Department of History and Political Science
Justin Clardie (Department Chair), Matthew Millsap, and Stephen Morgan
Student Learning Outcomes
- Students will demonstrate content expertise in their respective disciplines.
- Students will offer well-reasoned, evidence-based arguments addressing core questions and debates in their disciplines.
- Students will apply theories and historical knowledge to explain and evaluate contemporary political, social and cultural issues.
- Students in departmental general education courses will demonstrate understanding of social science theories and their application to real world events.
- Students will be able to analyze cultural issues from a variety of perspectives and demonstrate intercultural competencies as they interact and collaborate with individuals of a culture different from their own.
- Students in departmental general education courses will develop an evidence-based historical analysis that illuminates the human story by examining events, ideas and values of past societies and culture.
Degrees and Certificates
History,Bachelor of Arts
History Education,Bachelor of Arts
Political Science and International Relations,Bachelor of Arts
Politics, Philosophy, and Economics,Bachelor of Arts
American Government/Political Science,Endorsement
HIST1030: The World and The West ICredits 3
HIST1040: The World and The West IICredits 3
HIST1070: United States History SurveyCredits 3
A study of American history from European exploration to the present, with attention to the founding of the United States, the major developments and events, and the role of the citizen in U.S. history. This course is designed for the general student and will not meet major requirements for degrees in history.
HIST2030: United States History to 1877Credits 3
An introduction to American history from the period of exploration and colonization to the conclusion of reconstruction. Major themes and events include the European settlement of North America, Native American responses to European development of colonial America, the war for American independence, nation-building in the Early Republic, the development of slavery, Western expansion, and the Civil War and reconstruction.
HIST2040: United States History since 1877Credits 3
An introduction to American history from the conclusion of reconstruction to recent times. Major themes include Western expansion, industrialization and urbanization, imperialism, two world wars, American life between the wars, radicalism and revolt, and the post-Cold War world.
HIST3010: Recent AmericaCredits 3
An in-depth exploration of modern America from 1945 to the present emphasizing the political, economic, diplomatic, and social aspects of the period. The course will investigate the origins of the Cold War, McCarthyism, increasing presidential power, the U.S. and the Third World, the civil rights struggle, women's movement, student revolts, Vietnam, Watergate, and the New Right and post-Cold War America.
HIST3020: Modern Europe (1800-Present)Credits 3
An in-depth exploration of Europe from the political and industrial revolutions of the 18th and 19th centuries through contemporary European society and culture, including 19th century "isms" (romanticism, liberalism, socialism, nationalism, imperialism) and world wars.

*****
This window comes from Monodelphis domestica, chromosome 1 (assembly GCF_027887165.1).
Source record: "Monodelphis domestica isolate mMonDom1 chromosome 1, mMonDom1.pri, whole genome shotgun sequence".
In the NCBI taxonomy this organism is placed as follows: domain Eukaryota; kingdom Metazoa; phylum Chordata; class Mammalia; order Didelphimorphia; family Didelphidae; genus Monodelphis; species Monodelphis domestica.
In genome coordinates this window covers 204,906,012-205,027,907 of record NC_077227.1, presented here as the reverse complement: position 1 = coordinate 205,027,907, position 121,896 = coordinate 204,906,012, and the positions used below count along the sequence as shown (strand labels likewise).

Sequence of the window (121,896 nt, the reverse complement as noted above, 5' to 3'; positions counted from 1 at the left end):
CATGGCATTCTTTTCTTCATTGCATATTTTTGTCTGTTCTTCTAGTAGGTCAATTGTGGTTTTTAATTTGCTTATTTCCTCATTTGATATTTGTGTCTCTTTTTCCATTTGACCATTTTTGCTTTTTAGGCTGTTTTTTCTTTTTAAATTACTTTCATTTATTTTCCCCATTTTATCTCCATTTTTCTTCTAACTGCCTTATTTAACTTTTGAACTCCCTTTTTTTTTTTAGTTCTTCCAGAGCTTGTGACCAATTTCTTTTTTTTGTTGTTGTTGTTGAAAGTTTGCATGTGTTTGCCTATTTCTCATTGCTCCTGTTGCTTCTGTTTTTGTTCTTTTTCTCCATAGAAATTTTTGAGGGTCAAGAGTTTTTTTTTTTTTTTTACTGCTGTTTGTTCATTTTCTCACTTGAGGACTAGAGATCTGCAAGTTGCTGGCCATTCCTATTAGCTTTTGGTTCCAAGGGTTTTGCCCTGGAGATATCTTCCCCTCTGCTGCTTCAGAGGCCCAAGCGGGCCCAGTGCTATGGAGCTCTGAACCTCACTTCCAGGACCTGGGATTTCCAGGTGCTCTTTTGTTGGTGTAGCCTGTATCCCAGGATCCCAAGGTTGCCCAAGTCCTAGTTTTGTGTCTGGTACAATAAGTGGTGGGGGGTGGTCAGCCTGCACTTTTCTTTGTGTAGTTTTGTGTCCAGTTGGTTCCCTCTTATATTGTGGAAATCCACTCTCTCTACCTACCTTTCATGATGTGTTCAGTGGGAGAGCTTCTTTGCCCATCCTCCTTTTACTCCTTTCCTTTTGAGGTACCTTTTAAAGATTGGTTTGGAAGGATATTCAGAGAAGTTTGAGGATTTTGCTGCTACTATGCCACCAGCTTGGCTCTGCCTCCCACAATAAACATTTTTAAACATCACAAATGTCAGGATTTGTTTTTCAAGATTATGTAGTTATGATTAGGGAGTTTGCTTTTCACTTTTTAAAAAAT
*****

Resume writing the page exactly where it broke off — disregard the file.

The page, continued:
HIST3040: Medieval EuropeCredits 3
HIST3050: Renaissance and ReformationCredits 3
HIST3094: Special Topics in HistoryCredits 2 3
HIST3250: History of American CultureCredits 3
HIST3260: America in the Age of RevolutionsCredits 3
HIST3330: U.S. Foreign PolicyCredits 3
HIST3440: History of Christianity in AmericaCredits 3
HIST3490: Modern AfricaCredits 3
HIST3580: Teaching Social Studies in the Secondary SchoolCredits 2
HIST3750: British and American EvangelicalsCredits 3
HIST3840: The HolocaustCredits 3
The Holocaust was one of the seminal events of the twentieth century, and has had profound effects on the language and concepts that we use to describe atrocities, the way that we interpret history, and even the ways in which we remember and memorialize the past. To put it simply, the Holocaust was more than a singular tragedy in the middle of the twentieth century. It was much worse than so many other tragedies. It was a watershed that created a new lens for looking at the past, present, and future. In this course, we will study the events that make up the Holocaust, the deeper roots of antisemitism that made it possible, and how the Holocaust has been remembered, portrayed and memorialized. We will think not only about what happened, but about how to make sense of what happened—how to grapple with a history that seems to defy understanding. Fulfills a General Education Cultural Competency (CC) requirement.
HIST4100: Ideas that Made AmericaCredits 3
HIST4970: Senior Thesis and CapstoneCredits 4
POLS1000: Introduction to American GovernmentCredits 2
POLS1010: American National PoliticsCredits 3
POLS1030: The Foundations of Politics: The Quest for Peace and JusticeCredits 3
POLS1050: Introduction to International RelationsCredits 3
POLS3094: Special Topics in Political ScienceCredits 2 3
POLS3100: GlobalizationCredits 3
POLS3310: Presidential Power: The Politics of LeadershipCredits 3
POLS3330: U.S. Foreign PolicyCredits 3
POLS3520: Theories of PoliticsCredits 3
POLS3610: Comparative PoliticsCredits 3
POLS4100: Ideas that Made AmericaCredits 3
POLS4410: Constitutional LawCredits 3
POLS4420: Civil Rights and Civil LibertiesCredits 3
A critical examination of U.S. Supreme Court decisions involving constitutional rights and liberties with special attention given to the Bill of Rights and the Fourteenth Amendment. Topics will include religious freedom, freedom of expression, rights in criminal procedure, due process and equal protection, including racial and gender discrimination and sexual harassment.